When it was founded in 1920, the League of Nations received significant support from Latin American countries, whose early and numerous contributions helped legitimize the new international system and operationalize its institutional representation. However, this key support was interrupted by temporary—but quite evident—absences of such representative nations in the region as Argentina, Brazil, and Mexico. Also, collaboration by Latin American countries fell short of the League’s multilateral and universalist pretensions, so in the 1920s, this region received special treatment and prerogatives from the League’s Secretariat, alarmed by the looming threat of an eventual massive abandonment. The influence of the League of Nations in America, incalculable in view of the ambiguous compatibility between the Covenant and the Monroe Doctrine (Article 21), was fatally confirmed when the League became involved in two serious conflicts: the Chaco and Leticia. With few exceptions, the general tendency in the following decade, one characterized by complex crises that resulted in a new worldwide conflagration, reveals widespread nonconformity and noncompliance by Latin American members with respect to the system of collective security, coupled with a growing separation that, doubtless, contributed to the League’s eventual collapse.6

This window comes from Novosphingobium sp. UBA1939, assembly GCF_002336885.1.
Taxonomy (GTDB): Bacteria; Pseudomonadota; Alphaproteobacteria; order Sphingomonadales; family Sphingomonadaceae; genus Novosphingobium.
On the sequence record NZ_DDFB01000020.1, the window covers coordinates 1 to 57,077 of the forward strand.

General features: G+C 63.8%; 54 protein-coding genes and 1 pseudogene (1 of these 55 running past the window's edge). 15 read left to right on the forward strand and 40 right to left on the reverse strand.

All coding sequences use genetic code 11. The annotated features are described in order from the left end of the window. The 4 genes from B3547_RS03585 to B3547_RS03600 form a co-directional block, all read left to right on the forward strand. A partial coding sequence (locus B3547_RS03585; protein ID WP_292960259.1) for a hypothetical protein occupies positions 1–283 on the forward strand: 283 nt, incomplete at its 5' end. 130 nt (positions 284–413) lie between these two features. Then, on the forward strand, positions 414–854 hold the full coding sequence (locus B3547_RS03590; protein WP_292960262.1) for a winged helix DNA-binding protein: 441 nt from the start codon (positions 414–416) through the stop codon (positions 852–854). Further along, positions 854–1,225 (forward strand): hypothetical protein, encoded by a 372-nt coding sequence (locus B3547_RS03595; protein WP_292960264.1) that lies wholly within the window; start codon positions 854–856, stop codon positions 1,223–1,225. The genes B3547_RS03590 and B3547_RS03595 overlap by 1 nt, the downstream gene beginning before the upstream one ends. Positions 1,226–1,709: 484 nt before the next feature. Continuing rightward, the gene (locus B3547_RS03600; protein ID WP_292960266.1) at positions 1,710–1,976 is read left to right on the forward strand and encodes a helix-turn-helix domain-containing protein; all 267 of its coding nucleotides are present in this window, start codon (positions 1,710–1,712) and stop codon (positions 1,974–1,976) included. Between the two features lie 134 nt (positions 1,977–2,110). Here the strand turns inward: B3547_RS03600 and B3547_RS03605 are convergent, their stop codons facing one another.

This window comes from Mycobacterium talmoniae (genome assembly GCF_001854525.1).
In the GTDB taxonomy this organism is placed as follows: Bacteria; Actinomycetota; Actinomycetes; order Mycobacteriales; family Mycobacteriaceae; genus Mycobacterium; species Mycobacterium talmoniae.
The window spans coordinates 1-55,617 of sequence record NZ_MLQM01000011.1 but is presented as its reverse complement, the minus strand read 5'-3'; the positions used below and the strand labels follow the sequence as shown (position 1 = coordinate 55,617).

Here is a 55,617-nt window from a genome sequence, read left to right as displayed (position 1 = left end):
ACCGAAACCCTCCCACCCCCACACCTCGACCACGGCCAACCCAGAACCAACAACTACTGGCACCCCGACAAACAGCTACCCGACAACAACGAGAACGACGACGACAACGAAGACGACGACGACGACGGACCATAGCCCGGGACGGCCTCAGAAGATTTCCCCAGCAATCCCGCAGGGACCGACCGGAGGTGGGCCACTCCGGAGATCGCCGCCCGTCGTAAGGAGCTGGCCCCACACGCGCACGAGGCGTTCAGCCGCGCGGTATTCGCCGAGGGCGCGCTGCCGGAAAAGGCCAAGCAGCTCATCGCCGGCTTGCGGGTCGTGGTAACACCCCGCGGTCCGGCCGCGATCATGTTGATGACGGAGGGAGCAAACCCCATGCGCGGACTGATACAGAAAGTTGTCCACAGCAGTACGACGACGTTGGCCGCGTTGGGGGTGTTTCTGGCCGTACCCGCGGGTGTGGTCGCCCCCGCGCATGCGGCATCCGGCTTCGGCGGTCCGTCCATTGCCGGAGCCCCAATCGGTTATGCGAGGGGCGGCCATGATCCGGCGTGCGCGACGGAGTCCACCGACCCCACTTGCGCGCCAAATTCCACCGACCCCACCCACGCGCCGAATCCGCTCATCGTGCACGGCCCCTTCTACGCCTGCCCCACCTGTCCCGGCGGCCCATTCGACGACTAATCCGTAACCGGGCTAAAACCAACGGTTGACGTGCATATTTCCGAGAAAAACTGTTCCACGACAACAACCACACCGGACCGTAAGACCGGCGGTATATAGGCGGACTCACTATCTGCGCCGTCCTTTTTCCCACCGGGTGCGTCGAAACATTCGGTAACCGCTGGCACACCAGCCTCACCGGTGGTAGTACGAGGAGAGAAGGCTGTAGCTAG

The Latin American trajectory and many other specific issues are documented in the Geneva archives. The option full text search of the catalogue of the United Nations Office at Geneva immediately opens subsections derived from the Special Office of the Secretariat for Liaison with Latin America, which consists of eighty-eight file boxes. Similar subcollections are the Political Section (nineteen boxes) and the Information Section (ten boxes) which, in different periods, were also the responsibility of the Special Attention Office. Visits to Latin America by League officials, beginning with the general secretary, Eric Drummond, and his assistants, are included in the results of this general search, which also produces records of inter-American conflicts that echoed in the organization’s chambers or entailed its active involvement, such as the aforementioned Chaco dispute between Bolivia and Peru and the Leticia incident between Colombia and Peru. The results for the first search show concrete summaries on groups dealing with the Chaco issue and their exact ubication and situation—confidential or public. Some searches allow access to digitized documents, but in relation to Latin American members of the League of Nations, this is still exceptional. A search on the Leticia incident leads to the Political, Disputes and Frontiers series of the archives. It gets confined among subseries concerning disputes pacifically solved by Geneva.